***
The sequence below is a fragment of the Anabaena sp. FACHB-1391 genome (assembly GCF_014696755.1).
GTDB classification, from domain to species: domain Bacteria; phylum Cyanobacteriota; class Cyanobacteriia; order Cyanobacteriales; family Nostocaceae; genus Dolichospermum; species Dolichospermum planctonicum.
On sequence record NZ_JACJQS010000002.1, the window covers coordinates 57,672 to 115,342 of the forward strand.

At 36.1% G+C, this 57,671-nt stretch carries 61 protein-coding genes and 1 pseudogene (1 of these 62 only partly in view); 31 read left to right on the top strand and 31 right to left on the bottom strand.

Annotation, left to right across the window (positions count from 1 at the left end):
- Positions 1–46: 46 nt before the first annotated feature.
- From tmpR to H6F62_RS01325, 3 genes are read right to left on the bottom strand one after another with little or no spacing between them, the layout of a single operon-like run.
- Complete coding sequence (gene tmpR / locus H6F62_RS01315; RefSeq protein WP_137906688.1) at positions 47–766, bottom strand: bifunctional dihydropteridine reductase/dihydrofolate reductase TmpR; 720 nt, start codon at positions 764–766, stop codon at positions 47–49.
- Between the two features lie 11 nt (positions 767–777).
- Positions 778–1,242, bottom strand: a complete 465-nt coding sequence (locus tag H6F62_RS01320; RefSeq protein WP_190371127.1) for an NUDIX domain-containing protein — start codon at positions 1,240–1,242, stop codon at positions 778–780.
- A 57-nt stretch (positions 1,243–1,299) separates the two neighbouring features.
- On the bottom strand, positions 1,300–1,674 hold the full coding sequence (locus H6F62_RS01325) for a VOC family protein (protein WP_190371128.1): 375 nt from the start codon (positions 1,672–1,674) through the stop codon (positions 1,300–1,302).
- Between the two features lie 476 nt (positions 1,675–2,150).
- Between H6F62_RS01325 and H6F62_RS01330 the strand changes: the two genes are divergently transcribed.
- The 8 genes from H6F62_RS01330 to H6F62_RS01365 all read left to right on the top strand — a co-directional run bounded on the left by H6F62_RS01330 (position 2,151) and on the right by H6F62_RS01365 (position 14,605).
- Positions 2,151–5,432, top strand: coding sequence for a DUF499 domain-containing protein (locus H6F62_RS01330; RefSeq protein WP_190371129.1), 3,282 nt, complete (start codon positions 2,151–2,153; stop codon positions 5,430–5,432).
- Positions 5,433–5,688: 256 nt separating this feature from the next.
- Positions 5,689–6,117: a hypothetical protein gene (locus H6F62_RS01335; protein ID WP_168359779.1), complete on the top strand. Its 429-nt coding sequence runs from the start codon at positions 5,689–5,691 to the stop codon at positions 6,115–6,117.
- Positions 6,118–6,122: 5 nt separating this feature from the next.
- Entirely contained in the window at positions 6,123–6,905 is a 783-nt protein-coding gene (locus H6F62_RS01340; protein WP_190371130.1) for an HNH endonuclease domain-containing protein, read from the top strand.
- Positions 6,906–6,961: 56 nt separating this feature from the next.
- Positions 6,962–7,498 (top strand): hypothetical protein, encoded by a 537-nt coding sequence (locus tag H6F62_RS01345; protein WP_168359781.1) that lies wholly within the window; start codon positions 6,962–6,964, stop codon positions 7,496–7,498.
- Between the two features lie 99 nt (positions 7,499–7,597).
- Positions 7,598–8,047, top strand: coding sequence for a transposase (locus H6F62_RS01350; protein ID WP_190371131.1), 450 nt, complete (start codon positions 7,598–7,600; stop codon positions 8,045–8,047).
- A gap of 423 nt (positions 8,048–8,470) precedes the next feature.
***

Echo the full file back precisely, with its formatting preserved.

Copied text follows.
The sequence below is a fragment of the Anabaena sp. FACHB-1391 genome (assembly GCF_014696755.1).
GTDB classification, from domain to species: domain Bacteria; phylum Cyanobacteriota; class Cyanobacteriia; order Cyanobacteriales; family Nostocaceae; genus Dolichospermum; species Dolichospermum planctonicum.
On sequence record NZ_JACJQS010000002.1, the window covers coordinates 57,672 to 115,342 of the forward strand.

At 36.1% G+C, this 57,671-nt stretch carries 61 protein-coding genes and 1 pseudogene (1 of these 62 only partly in view); 31 read left to right on the top strand and 31 right to left on the bottom strand.

Annotation, left to right across the window (positions count from 1 at the left end):
- Positions 1–46: 46 nt before the first annotated feature.
- From tmpR to H6F62_RS01325, 3 genes are read right to left on the bottom strand one after another with little or no spacing between them, the layout of a single operon-like run.
- Complete coding sequence (gene tmpR / locus H6F62_RS01315; RefSeq protein WP_137906688.1) at positions 47–766, bottom strand: bifunctional dihydropteridine reductase/dihydrofolate reductase TmpR; 720 nt, start codon at positions 764–766, stop codon at positions 47–49.
- Between the two features lie 11 nt (positions 767–777).
- Positions 778–1,242, bottom strand: a complete 465-nt coding sequence (locus tag H6F62_RS01320; RefSeq protein WP_190371127.1) for an NUDIX domain-containing protein — start codon at positions 1,240–1,242, stop codon at positions 778–780.
- A 57-nt stretch (positions 1,243–1,299) separates the two neighbouring features.
- On the bottom strand, positions 1,300–1,674 hold the full coding sequence (locus H6F62_RS01325) for a VOC family protein (protein WP_190371128.1): 375 nt from the start codon (positions 1,672–1,674) through the stop codon (positions 1,300–1,302).
- Between the two features lie 476 nt (positions 1,675–2,150).
- Between H6F62_RS01325 and H6F62_RS01330 the strand changes: the two genes are divergently transcribed.
- The 8 genes from H6F62_RS01330 to H6F62_RS01365 all read left to right on the top strand — a co-directional run bounded on the left by H6F62_RS01330 (position 2,151) and on the right by H6F62_RS01365 (position 14,605).
- Positions 2,151–5,432, top strand: coding sequence for a DUF499 domain-containing protein (locus H6F62_RS01330; RefSeq protein WP_190371129.1), 3,282 nt, complete (start codon positions 2,151–2,153; stop codon positions 5,430–5,432).
- Positions 5,433–5,688: 256 nt separating this feature from the next.
- Positions 5,689–6,117: a hypothetical protein gene (locus H6F62_RS01335; protein ID WP_168359779.1), complete on the top strand. Its 429-nt coding sequence runs from the start codon at positions 5,689–5,691 to the stop codon at positions 6,115–6,117.
- Positions 6,118–6,122: 5 nt separating this feature from the next.
- Entirely contained in the window at positions 6,123–6,905 is a 783-nt protein-coding gene (locus H6F62_RS01340; protein WP_190371130.1) for an HNH endonuclease domain-containing protein, read from the top strand.
- Positions 6,906–6,961: 56 nt separating this feature from the next.
- Positions 6,962–7,498 (top strand): hypothetical protein, encoded by a 537-nt coding sequence (locus tag H6F62_RS01345; protein WP_168359781.1) that lies wholly within the window; start codon positions 6,962–6,964, stop codon positions 7,496–7,498.
- Between the two features lie 99 nt (positions 7,499–7,597).
- Positions 7,598–8,047, top strand: coding sequence for a transposase (locus H6F62_RS01350; protein ID WP_190371131.1), 450 nt, complete (start codon positions 7,598–7,600; stop codon positions 8,045–8,047).
- A gap of 423 nt (positions 8,048–8,470) precedes the next feature.